If a Mystfolk provides something beneficial or if someone wanders into a Mystfolk territory or gathering, the Mystfolk may demand a gift. The value of the demand will depend upon the situation: in a simple case of trespassing or exchanging simple information, a Mystfolk would likely ask for something simple, such a shiny rock; in the case of saving a life, a Mystfolk would demand something much more substantial, such as temporary (or permanent) servitude.

If the Mystfolk Atriarch, (the race leader,) is involved in gift-receiving, they may ask other Mystfolk that are around for their input before accepting or refusing. If the Atriarch gives a gift, the perceived value of what should be returned may be higher than normal. Both of these are based on the Atriarch's duties being to the Mystfolk people and their home first and foremost; any energy expended to an individual - especially an outsider - is a serious matter.


Servants, Slaves, and Fey-Touched

Mystfolk, in their desire to expand their free time or always have someone to play with, may capture or trick others into being temporary or permanent servants or slaves. A variety of lore records Mystfolk forcing people to do tasks through magic, stealing children and replacing them with dummies (often other Mystfolk,), and tricking targets into agreements. Mystfolk primarily target those that have harmed nature or in need of an ‘attitude adjustment’ (the rude, mean, lazy, etc.), but will be opportunistic with anyone.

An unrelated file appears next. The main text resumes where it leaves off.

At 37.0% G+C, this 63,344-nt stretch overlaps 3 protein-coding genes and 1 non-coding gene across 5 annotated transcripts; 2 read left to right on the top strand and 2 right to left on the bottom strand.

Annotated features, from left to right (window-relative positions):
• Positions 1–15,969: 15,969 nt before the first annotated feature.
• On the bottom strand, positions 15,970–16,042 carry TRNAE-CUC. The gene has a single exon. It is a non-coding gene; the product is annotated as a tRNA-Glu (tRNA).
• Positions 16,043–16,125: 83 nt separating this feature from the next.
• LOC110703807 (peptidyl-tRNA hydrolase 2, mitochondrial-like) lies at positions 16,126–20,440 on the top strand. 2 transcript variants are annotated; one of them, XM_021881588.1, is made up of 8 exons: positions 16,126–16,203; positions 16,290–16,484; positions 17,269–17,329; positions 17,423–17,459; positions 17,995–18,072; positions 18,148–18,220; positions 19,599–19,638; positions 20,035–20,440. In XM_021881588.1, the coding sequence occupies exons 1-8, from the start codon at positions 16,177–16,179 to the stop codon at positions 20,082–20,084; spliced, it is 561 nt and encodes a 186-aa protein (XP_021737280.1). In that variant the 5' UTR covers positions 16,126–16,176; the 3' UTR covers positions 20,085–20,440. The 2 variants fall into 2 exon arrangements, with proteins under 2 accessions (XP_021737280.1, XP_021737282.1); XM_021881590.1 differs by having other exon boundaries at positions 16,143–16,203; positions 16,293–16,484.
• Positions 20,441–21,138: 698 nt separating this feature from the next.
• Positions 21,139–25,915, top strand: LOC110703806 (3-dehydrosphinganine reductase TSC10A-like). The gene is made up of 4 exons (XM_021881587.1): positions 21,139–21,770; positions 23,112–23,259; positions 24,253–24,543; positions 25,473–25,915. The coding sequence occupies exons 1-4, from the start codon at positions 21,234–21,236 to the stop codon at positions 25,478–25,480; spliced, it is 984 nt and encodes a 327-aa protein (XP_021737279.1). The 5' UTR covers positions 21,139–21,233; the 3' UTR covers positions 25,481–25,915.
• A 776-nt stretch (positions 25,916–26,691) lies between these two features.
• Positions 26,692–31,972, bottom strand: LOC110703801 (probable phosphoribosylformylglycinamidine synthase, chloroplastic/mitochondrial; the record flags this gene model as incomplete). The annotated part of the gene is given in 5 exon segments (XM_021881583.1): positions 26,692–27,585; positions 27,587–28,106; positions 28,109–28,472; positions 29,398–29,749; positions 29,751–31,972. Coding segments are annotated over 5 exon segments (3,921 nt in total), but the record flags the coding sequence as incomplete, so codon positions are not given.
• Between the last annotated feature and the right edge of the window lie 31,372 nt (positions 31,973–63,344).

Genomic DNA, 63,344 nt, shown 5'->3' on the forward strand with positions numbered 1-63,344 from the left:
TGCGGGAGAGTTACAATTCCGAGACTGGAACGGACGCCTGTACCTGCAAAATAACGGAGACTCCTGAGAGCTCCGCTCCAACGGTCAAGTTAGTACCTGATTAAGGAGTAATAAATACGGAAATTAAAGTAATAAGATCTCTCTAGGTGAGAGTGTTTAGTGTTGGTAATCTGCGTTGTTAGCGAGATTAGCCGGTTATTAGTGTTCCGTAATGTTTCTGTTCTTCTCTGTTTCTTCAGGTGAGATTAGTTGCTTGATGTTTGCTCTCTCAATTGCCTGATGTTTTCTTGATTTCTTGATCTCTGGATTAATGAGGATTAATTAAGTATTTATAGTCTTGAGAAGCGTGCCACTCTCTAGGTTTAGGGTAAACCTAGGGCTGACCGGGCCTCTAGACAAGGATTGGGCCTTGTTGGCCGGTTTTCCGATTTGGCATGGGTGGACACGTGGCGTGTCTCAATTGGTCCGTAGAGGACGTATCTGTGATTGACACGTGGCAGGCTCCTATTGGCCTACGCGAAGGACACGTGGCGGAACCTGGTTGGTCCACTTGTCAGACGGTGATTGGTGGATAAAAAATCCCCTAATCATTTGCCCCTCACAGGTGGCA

Servants and slaves of Mystfolk may be tasked with a variety of chores, the hardship depending on their situation. If it is a temporary servitude, they may just be forced to dance and play till they fall asleep; if it’s to learn a lesson, they may go through a difficult, humbling task such as burying a talking corpse in one night. Longer servitude is usually associated with individuals the Mystfolk is attracted to (romantic or maternally/paternally) or that have caused a serious harm to the forest and its community (often imposed upon by the Atriarch).

Servants and slaves that stay around Mystfolk and their homes for extended periods of times (especially if they eat Mystfood,) gradually become fae-touched. That is, they take on some aspects of Mystfolk, themselves. This is due to being surrounded and steadily imbued with Myst energy. Such individuals tend to experience their thoughts wandering and becoming more child-like, becoming easily distracted, focusing on odd things, having a craving for sweet things, and physical features changing (such as gaining pointy ears). The process may be reversed, but the individual must avoid contact with Mystfolk and their territories while cleansing themselves with a diet of pure water and plain, unflavored food. An individual may choose to become a fae-touched, but must seek approval from the Atriarch.

Mystfolk, on the other hand, are naturally horrid servants. Their desire to play and lack of attention easily gets them off-task; those that or older or those with more experience in task-oriented societies. Mystfolk might be targeted as slaves for their magical nature (either being forced to do magic through violent coaxing or having it - and their life essence - drained) and/or for their beauty.


True Names and Several Names

Mystfolk are a unique band of magical creatures in that they are subject to the ‘true name’ phenomenon; that is, they have one name which speaks the most or greatest to who they are, and that this name thus holds power of them. A true name may be short and simple or long and complex, depending on the individual’s heritage and nature. All names a Mystfolk has will reflect some sort of aspect about themselves or are given to them by individuals close to them.